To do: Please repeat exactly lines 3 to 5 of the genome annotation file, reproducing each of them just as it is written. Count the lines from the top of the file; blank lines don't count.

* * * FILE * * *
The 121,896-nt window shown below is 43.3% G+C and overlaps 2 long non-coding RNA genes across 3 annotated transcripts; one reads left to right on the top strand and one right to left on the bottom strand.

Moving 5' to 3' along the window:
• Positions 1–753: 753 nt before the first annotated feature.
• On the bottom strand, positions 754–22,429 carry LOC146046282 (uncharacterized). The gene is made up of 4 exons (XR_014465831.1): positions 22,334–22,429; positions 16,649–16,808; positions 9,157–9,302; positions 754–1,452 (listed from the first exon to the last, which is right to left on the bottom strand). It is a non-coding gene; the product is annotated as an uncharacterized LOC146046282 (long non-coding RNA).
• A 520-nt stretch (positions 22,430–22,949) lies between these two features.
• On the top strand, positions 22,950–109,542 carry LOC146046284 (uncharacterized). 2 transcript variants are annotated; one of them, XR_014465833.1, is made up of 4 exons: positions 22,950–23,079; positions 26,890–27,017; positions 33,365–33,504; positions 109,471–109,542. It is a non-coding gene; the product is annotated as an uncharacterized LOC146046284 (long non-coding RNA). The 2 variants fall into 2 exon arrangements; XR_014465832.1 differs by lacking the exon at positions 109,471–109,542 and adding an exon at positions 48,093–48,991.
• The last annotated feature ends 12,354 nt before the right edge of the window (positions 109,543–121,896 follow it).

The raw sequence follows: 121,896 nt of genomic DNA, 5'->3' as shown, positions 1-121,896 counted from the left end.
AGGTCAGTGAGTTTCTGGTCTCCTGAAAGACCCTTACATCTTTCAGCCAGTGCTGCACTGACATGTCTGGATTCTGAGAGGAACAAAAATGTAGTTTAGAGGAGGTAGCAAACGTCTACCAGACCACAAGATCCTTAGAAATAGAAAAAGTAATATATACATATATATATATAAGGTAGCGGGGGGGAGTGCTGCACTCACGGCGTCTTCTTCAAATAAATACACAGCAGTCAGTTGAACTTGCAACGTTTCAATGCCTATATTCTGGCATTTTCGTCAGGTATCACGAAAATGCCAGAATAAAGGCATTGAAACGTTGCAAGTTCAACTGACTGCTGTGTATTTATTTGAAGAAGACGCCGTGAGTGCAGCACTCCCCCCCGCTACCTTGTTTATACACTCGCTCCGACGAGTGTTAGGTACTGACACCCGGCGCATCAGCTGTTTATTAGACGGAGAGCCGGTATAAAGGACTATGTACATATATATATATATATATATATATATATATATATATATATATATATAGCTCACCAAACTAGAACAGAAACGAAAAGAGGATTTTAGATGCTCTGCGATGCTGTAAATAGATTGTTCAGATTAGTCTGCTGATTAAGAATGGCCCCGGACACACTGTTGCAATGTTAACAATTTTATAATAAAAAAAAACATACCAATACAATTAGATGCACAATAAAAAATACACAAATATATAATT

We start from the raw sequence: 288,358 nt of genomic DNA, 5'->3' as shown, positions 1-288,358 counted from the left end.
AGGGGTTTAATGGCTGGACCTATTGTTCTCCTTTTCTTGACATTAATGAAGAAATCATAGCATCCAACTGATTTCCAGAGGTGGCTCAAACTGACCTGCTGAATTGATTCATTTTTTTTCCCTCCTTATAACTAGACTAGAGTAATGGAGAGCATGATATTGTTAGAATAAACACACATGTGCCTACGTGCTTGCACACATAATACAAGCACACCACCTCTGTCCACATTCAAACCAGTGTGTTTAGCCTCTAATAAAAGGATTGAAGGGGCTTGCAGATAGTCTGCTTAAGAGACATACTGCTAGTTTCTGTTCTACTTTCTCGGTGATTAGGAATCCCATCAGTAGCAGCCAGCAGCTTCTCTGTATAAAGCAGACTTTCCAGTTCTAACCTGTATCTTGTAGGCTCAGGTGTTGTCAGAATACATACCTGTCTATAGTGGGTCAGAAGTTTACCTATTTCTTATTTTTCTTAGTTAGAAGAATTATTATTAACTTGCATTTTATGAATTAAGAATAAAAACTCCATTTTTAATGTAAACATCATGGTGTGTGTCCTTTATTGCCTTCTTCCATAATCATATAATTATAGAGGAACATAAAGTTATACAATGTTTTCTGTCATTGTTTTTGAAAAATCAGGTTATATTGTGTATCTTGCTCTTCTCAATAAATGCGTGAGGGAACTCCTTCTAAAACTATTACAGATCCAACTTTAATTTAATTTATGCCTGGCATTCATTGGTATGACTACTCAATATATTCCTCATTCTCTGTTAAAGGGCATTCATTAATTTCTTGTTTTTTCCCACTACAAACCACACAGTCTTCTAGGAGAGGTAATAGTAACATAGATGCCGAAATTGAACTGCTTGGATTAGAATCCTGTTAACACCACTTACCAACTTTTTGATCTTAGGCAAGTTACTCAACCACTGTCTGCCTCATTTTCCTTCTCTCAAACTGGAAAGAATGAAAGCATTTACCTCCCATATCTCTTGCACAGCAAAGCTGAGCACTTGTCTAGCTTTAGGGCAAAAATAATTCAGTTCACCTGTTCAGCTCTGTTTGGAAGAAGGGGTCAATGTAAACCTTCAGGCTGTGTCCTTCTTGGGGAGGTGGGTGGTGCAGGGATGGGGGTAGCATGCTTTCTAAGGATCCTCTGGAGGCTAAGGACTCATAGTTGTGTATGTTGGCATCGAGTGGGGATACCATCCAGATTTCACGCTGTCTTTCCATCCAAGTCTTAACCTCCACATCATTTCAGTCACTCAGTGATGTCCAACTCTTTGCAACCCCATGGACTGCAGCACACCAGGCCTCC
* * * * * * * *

• Positions 1–753: 753 nt before the first annotated feature.
• On the bottom strand, positions 754–22,429 carry LOC146046282 (uncharacterized). The gene is made up of 4 exons (XR_014465831.1): positions 22,334–22,429; positions 16,649–16,808; positions 9,157–9,302; positions 754–1,452 (listed from the first exon to the last, which is right to left on the bottom strand). It is a non-coding gene; the product is annotated as an uncharacterized LOC146046282 (long non-coding RNA).
• A 520-nt stretch (positions 22,430–22,949) lies between these two features.